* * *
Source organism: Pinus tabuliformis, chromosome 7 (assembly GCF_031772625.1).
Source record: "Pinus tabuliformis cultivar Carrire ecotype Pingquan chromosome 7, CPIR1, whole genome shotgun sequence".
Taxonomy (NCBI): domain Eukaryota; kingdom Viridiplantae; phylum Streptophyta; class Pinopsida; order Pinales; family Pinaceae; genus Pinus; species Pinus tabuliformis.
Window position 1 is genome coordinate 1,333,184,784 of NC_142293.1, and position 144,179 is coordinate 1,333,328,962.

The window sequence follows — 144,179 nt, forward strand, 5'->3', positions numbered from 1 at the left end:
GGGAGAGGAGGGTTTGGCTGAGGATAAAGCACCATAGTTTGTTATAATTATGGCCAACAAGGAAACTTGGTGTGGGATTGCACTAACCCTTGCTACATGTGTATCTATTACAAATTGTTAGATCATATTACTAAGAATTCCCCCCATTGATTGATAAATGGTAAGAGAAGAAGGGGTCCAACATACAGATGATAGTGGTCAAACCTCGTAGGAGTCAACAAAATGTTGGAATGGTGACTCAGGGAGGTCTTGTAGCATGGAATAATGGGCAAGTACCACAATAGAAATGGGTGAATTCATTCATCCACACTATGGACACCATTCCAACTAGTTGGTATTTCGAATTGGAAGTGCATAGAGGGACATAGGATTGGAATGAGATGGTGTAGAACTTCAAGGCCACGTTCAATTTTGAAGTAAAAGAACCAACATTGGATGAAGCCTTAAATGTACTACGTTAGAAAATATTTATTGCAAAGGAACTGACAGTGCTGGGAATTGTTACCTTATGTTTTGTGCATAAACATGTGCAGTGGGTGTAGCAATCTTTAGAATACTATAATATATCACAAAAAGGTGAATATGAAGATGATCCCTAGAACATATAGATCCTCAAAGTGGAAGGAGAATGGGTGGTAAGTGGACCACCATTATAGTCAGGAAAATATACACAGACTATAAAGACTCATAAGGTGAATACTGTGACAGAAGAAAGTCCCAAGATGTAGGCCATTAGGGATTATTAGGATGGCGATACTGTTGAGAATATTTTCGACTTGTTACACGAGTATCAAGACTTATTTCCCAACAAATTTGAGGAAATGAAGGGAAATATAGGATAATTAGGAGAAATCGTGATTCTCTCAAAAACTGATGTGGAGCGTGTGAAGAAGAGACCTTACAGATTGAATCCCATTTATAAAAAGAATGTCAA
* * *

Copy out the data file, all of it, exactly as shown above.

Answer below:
Source organism: Pinus tabuliformis, chromosome 7 (assembly GCF_031772625.1).
Source record: "Pinus tabuliformis cultivar Carrire ecotype Pingquan chromosome 7, CPIR1, whole genome shotgun sequence".
Taxonomy (NCBI): domain Eukaryota; kingdom Viridiplantae; phylum Streptophyta; class Pinopsida; order Pinales; family Pinaceae; genus Pinus; species Pinus tabuliformis.
Window position 1 is genome coordinate 1,333,184,784 of NC_142293.1, and position 144,179 is coordinate 1,333,328,962.

The window sequence follows — 144,179 nt, forward strand, 5'->3', positions numbered from 1 at the left end:
GGGAGAGGAGGGTTTGGCTGAGGATAAAGCACCATAGTTTGTTATAATTATGGCCAACAAGGAAACTTGGTGTGGGATTGCACTAACCCTTGCTACATGTGTATCTATTACAAATTGTTAGATCATATTACTAAGAATTCCCCCCATTGATTGATAAATGGTAAGAGAAGAAGGGGTCCAACATACAGATGATAGTGGTCAAACCTCGTAGGAGTCAACAAAATGTTGGAATGGTGACTCAGGGAGGTCTTGTAGCATGGAATAATGGGCAAGTACCACAATAGAAATGGGTGAATTCATTCATCCACACTATGGACACCATTCCAACTAGTTGGTATTTCGAATTGGAAGTGCATAGAGGGACATAGGATTGGAATGAGATGGTGTAGAACTTCAAGGCCACGTTCAATTTTGAAGTAAAAGAACCAACATTGGATGAAGCCTTAAATGTACTACGTTAGAAAATATTTATTGCAAAGGAACTGACAGTGCTGGGAATTGTTACCTTATGTTTTGTGCATAAACATGTGCAGTGGGTGTAGCAATCTTTAGAATACTATAATATATCACAAAAAGGTGAATATGAAGATGATCCCTAGAACATATAGATCCTCAAAGTGGAAGGAGAATGGGTGGTAAGTGGACCACCATTATAGTCAGGAAAATATACACAGACTATAAAGACTCATAAGGTGAATACTGTGACAGAAGAAAGTCCCAAGATGTAGGCCATTAGGGATTATTAGGATGGCGATACTGTTGAGAATATTTTCGACTTGTTACACGAGTATCAAGACTTATTTCCCAACAAATTTGAGGAAATGAAGGGAAATATAGGATAATTAGGAGAAATCGTGATTCTCTCAAAAACTGATGTGGAGCGTGTGAAGAAGAGACCTTACAGATTGAATCCCATTTATAAAAAGAATGTCAA